- (Many loved Stoker’s incidental subversion of the “love triangle” trope!)
- (Stoker plays his trio of good men vs. the disordered vampire women.)
- And finally, they love the caring yet firm heroism of Dr. Van Helsing.
- Maybe even better, they’re catching on that many movies have ruined it.
- Stephen has never seen a whole Dracula movie, but has done research.
- Many movies, like Francis Ford Coppola’s 1992 one, ruined the book.
- That film made Dracula into a sexy and sympathetically tragic villain.
- It also morally compromised the heroes, especially (and grossly) Mina.
- And these fans aren’t appreciating any of those changes, and rightfully so.
- For them, Jonathan, Lucy, and Mina are thoroughly victims of assault.
- For them, Dracula is a predator, not tragic/sexy, and needs to go down.
- And now some readers are discovering the many overt Bible allusions.
Chapter 3: Can this help us recover fictional evil?
- It’s great now to return to Stephen’s hopes in our October 2020 episode.
- Stephen had hoped this story could help people discern modern evils.
- And so far, many fans have. They are feeling, not just seeing, parallels.
- Many fans silently long for wholesome, caring, strong, emotive heroes.
- They want Jonathan and Mina to build their marriage and resist evil.
- They want Dr. Seward and Quincey to be different, faithful, strong men.
- And they don’t think Dracula or his predatory methods are sexy at all.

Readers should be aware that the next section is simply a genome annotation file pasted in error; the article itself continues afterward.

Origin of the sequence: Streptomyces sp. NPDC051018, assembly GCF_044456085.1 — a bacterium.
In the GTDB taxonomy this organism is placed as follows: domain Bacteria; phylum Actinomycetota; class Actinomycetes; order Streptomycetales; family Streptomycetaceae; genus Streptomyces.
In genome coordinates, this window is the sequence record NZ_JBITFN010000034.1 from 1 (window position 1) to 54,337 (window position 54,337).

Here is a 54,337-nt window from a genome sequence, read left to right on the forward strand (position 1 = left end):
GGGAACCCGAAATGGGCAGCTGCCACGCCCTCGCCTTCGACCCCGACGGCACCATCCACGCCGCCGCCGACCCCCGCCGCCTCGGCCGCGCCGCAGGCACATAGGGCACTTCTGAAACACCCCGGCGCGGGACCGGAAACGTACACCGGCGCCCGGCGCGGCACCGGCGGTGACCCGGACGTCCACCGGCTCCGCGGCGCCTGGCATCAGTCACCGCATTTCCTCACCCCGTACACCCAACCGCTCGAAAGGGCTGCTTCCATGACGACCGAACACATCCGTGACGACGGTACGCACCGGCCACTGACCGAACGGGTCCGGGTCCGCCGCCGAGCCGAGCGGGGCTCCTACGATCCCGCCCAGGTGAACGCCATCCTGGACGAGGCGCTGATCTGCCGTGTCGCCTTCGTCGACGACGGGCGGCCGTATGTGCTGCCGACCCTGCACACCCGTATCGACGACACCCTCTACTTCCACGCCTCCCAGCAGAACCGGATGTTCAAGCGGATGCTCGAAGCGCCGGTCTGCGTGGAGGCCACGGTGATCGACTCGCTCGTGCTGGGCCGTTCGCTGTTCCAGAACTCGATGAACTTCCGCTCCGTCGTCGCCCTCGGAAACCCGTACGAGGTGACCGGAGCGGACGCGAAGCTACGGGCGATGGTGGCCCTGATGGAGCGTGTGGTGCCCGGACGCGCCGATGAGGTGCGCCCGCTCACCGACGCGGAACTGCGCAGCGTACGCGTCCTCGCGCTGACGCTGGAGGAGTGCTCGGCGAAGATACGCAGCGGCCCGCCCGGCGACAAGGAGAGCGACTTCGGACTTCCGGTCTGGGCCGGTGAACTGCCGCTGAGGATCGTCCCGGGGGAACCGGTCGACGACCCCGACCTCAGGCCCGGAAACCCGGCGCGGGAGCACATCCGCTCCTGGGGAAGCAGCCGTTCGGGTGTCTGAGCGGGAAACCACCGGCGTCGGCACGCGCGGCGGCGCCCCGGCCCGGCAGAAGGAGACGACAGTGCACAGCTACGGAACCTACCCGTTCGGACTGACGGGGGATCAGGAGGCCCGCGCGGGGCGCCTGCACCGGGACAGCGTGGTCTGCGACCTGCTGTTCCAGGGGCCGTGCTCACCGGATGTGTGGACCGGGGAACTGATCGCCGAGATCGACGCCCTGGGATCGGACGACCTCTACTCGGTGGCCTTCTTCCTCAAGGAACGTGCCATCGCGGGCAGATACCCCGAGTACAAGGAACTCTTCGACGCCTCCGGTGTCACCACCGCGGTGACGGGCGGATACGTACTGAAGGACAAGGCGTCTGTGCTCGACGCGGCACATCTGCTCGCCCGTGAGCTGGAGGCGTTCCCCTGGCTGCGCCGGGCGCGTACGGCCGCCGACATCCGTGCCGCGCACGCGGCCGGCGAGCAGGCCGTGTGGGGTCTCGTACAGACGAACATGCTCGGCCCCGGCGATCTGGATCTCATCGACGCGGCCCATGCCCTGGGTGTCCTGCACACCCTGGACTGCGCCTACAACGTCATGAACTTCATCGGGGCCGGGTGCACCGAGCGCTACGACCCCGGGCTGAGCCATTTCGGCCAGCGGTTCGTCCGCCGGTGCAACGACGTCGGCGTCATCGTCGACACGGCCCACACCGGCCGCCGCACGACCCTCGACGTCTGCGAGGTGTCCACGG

- They’re insisting we get a faithful Dracula film adaptation or miniseries.
- They are wholly accepting this Victorian, morally charged worldview.
- Lots of Christians cite Narnia as a example of Holy Spirit gospel warmup.
- In the future some newer Christians will cite Dracula as a darker preparation.
- Among this many fans, God might use this story to baptize imaginations.
- In short, it seems some damage from “sexy vampires” is being repaired.
- Now, let’s trace the light shining in Dracula back to its ultimate Source.
Mike Duran enjoyed ep. 132, “Do Christians Really Need Horror?”
Great podcast from the guys at Lorehaven on the perennially miry subject of the horror genre and how Christians should approach it.
So did Count Thomas the Alchemist in the Lorehaven Guild:
Thoroughly enjoyed this week’s Fantastical Truth episode. The fear of God is nothing to [trifle] with. Sometimes we forget how Holy our God truly is. This episode exposed that to me in a new light.
Meanwhile at Lorehaven
- I’m No Horror Fan, But I’ve Grown to Love Bram Stoker’s Novel ‘Dracula’
- Join the Lorehaven Guild’s new book quest for Dracula.
- We’ve also shared our new review of Sharon Hinck’s Dream of Kings.
Next on Fantastical Truth
If it’s not one creepy critter, it’s another, here in Monster Month. Next to rise up moaning, not from the crypt but from the secret lab, it’s mad scientists. Whether it’s Victor Frankenstein from Frankenstein, or all those Marvel villains, or the folks who let loose dinosaurs from Jurassic Park—or the scientists actively trying to experiment on mutilating humans in the real world—mad science just won’t stop. What’s unique about these monsters and the monsters they make? How can stories like Frankenstein warn us against humming along with the “man was not meant to meddle medley”?